Share about a time in your life when you experienced a significant shift in what you believed or what you thought was important.
Summary: Our worldview is simply what we believe to be true and important. The more our worldview aligns with God’s reality, the more joy we will have, the more fulfilled we will be and the more life-changing impact we will have on others.
Our beliefs and our values both shape how we interpret our lives and the world around us. For example, someone could have a firm belief in the Trinity, but might not consider God an important part of their life. Conversely, someone may be very passionate and devoted to “God,” but have a view of God that is completely unbiblical.
Brainstorm: Have each person in the group make a short list of some of their beliefs (these could be beliefs about anything), then rank how important they are to you.
So many factors go into shaping our worldview. Many of our beliefs and values are unconsciously believed as children and consciously chosen as we mature. As children we naturally adopt the beliefs and values of those around us just as we learn the language of those around us. As we get older and encounter other worldviews, we grow in the ability to consider others’ beliefs and values and to question those we knew as children.
This is why reading the Bible and interpreting it accurately is so important. We need to continually evaluate our own beliefs and values in light of the beliefs and values God communicates through his Word.
Differences in worldviews cause the majority of our conflicts with one another. Even if two people believe the same things, they will likely have different values, and this can cause frustration. It’s usually not a matter of someone valuing something and another person not valuing that. Two individuals can place a very different value on the very same idea or belief.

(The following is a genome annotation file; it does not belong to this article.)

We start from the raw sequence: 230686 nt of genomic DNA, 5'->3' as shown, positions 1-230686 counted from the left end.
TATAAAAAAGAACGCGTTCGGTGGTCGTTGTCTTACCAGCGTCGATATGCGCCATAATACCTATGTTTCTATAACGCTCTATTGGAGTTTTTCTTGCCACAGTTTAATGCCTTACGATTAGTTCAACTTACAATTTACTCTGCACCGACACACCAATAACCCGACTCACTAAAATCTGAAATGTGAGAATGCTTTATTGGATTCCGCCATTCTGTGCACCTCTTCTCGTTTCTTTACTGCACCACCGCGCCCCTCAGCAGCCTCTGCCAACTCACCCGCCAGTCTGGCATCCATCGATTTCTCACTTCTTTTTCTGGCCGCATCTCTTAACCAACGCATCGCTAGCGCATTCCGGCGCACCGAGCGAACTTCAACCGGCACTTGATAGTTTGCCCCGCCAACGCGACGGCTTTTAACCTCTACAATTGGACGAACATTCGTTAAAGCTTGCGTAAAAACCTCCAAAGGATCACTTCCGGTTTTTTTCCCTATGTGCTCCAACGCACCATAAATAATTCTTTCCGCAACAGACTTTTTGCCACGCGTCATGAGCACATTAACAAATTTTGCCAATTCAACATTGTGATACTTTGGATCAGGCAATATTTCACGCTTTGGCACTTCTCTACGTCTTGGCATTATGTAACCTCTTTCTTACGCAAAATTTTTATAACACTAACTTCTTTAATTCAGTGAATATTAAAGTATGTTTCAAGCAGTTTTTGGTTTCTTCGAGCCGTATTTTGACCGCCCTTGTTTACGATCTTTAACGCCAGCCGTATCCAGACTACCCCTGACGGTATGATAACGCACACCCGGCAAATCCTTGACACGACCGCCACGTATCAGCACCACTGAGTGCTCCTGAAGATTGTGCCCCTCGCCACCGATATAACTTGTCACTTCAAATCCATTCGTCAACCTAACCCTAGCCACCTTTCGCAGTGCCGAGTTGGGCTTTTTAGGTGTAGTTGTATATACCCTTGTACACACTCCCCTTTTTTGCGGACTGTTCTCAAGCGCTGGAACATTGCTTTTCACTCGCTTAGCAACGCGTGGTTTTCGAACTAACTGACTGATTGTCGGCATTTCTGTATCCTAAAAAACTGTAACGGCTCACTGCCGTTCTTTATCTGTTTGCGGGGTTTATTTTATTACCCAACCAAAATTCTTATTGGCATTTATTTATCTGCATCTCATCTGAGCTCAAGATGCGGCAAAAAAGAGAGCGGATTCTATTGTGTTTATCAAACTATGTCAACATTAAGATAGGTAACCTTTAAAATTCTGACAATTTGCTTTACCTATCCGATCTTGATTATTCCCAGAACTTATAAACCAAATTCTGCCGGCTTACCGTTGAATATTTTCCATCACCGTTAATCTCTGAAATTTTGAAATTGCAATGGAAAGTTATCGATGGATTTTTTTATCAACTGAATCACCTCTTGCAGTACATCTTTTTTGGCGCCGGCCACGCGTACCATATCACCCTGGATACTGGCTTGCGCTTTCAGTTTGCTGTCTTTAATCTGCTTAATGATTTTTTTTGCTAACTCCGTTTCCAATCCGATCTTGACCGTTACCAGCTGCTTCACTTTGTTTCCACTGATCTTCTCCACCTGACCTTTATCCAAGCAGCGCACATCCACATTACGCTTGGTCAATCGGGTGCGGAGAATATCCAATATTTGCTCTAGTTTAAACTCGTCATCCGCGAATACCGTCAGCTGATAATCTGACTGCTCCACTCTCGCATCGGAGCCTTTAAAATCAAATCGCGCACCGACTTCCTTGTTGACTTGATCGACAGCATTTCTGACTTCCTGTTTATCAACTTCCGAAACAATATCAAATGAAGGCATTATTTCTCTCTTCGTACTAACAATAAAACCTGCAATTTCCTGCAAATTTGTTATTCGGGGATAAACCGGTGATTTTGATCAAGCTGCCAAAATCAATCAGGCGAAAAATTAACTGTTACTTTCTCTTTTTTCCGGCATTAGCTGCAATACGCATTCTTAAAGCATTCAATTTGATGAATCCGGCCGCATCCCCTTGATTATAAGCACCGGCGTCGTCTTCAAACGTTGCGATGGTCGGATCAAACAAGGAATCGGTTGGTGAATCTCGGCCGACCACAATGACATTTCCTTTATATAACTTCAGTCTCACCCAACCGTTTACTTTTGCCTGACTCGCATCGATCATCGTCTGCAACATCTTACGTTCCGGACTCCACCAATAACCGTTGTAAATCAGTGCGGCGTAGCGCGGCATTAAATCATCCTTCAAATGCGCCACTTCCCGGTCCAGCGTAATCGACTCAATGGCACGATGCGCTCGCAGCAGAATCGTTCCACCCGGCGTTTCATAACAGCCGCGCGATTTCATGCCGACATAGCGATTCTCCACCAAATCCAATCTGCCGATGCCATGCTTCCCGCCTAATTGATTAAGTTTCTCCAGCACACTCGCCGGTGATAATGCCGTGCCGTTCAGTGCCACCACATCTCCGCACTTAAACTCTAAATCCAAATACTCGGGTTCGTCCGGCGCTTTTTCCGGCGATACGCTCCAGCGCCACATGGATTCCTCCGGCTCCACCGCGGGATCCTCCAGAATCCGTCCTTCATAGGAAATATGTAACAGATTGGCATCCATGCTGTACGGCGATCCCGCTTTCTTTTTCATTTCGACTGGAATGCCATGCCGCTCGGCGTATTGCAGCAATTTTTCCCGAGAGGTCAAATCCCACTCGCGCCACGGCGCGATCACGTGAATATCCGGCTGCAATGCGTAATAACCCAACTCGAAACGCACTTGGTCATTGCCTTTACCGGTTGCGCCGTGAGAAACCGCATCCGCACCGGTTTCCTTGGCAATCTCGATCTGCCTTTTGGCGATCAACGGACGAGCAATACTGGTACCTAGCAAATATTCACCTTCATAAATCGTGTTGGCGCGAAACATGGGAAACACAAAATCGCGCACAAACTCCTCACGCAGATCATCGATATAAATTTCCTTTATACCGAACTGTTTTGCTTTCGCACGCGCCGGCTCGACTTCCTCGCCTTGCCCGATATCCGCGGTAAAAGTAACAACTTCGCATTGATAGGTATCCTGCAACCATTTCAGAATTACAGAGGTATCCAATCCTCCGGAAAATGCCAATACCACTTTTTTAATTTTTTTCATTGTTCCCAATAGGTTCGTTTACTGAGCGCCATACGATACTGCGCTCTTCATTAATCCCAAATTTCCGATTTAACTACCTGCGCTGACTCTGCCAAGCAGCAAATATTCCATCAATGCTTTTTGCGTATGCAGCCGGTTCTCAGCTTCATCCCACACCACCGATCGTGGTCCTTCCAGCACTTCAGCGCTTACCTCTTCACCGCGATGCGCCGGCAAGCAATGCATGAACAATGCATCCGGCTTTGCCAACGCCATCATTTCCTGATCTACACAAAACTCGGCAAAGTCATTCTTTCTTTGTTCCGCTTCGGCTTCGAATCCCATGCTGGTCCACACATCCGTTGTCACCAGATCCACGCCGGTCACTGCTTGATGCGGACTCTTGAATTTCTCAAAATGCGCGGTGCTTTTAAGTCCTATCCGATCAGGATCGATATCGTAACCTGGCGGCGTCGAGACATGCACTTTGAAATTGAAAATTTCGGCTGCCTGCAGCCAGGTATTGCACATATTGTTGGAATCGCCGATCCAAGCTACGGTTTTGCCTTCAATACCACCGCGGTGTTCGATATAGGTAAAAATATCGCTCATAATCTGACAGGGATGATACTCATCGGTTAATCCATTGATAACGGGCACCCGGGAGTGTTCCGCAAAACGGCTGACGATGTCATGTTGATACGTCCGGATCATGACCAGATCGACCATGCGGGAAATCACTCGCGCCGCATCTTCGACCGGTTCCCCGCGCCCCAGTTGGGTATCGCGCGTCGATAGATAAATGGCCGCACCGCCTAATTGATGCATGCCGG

We can see an example of this difference in values in James 2:19, “You believe that there is one God. Good! Even the demons believe that — and shudder.” Both believers in Jesus Christ and demons believe the same thing — that God exists. This passage in James makes the point that many have faith, but only a faith that produces works is a genuine faith. Why don’t demons have a faith that transforms them and produces good works? Demons believe in God. Demons know God is powerful. They “shudder,” presumably in fear. They know who Jesus is and what He’s done. Demons know the gospel is true. What’s the difference then? Demons hate God; they don’t value God. They value chaos, evil and themselves.
We can also see this difference of values in our daily lives. One example is the subject of cleanliness. One person might value keeping things free from dirt (think mopping the floor and dusting regularly) while another may value keeping things from piling up on the furniture. Both people value cleanliness, but one places a different or higher “value” on cleanliness than the other. This is why respect, humility, seeking to understand others, good communication and compromise allow people to live together peacefully.
Being culturally self-aware is very helpful for our spiritual growth and maturity as Christians. It can make us aware of how we might be reading our cultural perspective into our understanding of God’s Word. It’s also important to question what we believe and what we value so we can allow God to transform us into people who love him above all else and love others well. We want to be people who live in light of the kingdom of God more than any other kingdom on this earth.
Process: If there’s time, download the Perspective Cards® iOS or Android app and go through the app to determine how your worldview lines up with some of the central beliefs in the Bible.
Since we last met, what happened as a result of expressing Christ’s love to others?
How can you, or we, express Christ’s love to others this week?
Here are a few ideas:
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